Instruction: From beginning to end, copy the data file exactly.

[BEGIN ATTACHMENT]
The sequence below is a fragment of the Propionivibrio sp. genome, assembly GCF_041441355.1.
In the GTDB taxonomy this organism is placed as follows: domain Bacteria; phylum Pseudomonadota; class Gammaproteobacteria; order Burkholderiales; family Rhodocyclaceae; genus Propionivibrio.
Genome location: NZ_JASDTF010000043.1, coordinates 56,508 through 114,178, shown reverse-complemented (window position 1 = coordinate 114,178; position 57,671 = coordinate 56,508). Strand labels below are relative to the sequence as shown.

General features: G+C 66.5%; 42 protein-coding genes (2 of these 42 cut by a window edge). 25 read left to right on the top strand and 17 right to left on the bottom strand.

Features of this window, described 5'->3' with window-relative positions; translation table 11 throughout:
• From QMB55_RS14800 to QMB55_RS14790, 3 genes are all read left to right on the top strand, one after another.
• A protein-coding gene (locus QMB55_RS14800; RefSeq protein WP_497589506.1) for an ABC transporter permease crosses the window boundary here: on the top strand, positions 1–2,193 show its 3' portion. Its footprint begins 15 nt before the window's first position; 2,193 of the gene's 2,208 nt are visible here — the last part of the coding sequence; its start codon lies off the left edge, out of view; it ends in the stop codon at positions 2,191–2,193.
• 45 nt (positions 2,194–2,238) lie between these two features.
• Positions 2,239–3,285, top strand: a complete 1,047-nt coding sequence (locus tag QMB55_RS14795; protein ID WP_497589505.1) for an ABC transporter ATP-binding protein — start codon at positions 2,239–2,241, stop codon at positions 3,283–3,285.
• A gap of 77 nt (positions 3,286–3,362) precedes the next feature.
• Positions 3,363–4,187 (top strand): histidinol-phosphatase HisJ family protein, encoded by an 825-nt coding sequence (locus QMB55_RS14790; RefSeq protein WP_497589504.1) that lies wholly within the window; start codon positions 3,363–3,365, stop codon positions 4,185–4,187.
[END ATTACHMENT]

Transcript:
The sequence below is a fragment of the Propionivibrio sp. genome, assembly GCF_041441355.1.
In the GTDB taxonomy this organism is placed as follows: domain Bacteria; phylum Pseudomonadota; class Gammaproteobacteria; order Burkholderiales; family Rhodocyclaceae; genus Propionivibrio.
Genome location: NZ_JASDTF010000043.1, coordinates 56,508 through 114,178, shown reverse-complemented (window position 1 = coordinate 114,178; position 57,671 = coordinate 56,508). Strand labels below are relative to the sequence as shown.

General features: G+C 66.5%; 42 protein-coding genes (2 of these 42 cut by a window edge). 25 read left to right on the top strand and 17 right to left on the bottom strand.

Features of this window, described 5'->3' with window-relative positions; translation table 11 throughout:
• From QMB55_RS14800 to QMB55_RS14790, 3 genes are all read left to right on the top strand, one after another.
• A protein-coding gene (locus QMB55_RS14800; RefSeq protein WP_497589506.1) for an ABC transporter permease crosses the window boundary here: on the top strand, positions 1–2,193 show its 3' portion. Its footprint begins 15 nt before the window's first position; 2,193 of the gene's 2,208 nt are visible here — the last part of the coding sequence; its start codon lies off the left edge, out of view; it ends in the stop codon at positions 2,191–2,193.
• 45 nt (positions 2,194–2,238) lie between these two features.
• Positions 2,239–3,285, top strand: a complete 1,047-nt coding sequence (locus tag QMB55_RS14795; protein ID WP_497589505.1) for an ABC transporter ATP-binding protein — start codon at positions 2,239–2,241, stop codon at positions 3,283–3,285.
• A gap of 77 nt (positions 3,286–3,362) precedes the next feature.
• Positions 3,363–4,187 (top strand): histidinol-phosphatase HisJ family protein, encoded by an 825-nt coding sequence (locus QMB55_RS14790; RefSeq protein WP_497589504.1) that lies wholly within the window; start codon positions 3,363–3,365, stop codon positions 4,185–4,187.